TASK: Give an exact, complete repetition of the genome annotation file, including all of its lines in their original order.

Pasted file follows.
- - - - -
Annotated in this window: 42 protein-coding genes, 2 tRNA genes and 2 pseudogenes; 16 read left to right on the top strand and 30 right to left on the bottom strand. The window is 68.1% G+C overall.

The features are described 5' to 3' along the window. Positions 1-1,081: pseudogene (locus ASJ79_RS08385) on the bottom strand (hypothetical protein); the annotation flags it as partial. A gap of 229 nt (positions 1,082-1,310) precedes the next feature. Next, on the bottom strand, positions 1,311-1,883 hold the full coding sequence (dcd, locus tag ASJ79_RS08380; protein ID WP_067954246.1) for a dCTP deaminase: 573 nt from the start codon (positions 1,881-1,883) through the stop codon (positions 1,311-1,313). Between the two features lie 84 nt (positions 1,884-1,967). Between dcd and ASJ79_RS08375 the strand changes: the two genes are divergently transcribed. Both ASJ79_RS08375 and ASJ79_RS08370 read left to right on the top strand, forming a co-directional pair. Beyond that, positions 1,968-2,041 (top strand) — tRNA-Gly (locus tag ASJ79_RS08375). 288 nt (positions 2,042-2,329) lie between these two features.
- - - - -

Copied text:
Annotated in this window: 42 protein-coding genes, 2 tRNA genes and 2 pseudogenes; 16 read left to right on the top strand and 30 right to left on the bottom strand. The window is 68.1% G+C overall.

The features are described 5' to 3' along the window. Positions 1-1,081: pseudogene (locus ASJ79_RS08385) on the bottom strand (hypothetical protein); the annotation flags it as partial. A gap of 229 nt (positions 1,082-1,310) precedes the next feature. Next, on the bottom strand, positions 1,311-1,883 hold the full coding sequence (dcd, locus tag ASJ79_RS08380; protein ID WP_067954246.1) for a dCTP deaminase: 573 nt from the start codon (positions 1,881-1,883) through the stop codon (positions 1,311-1,313). Between the two features lie 84 nt (positions 1,884-1,967). Between dcd and ASJ79_RS08375 the strand changes: the two genes are divergently transcribed. Both ASJ79_RS08375 and ASJ79_RS08370 read left to right on the top strand, forming a co-directional pair. Beyond that, positions 1,968-2,041 (top strand) — tRNA-Gly (locus tag ASJ79_RS08375). 288 nt (positions 2,042-2,329) lie between these two features.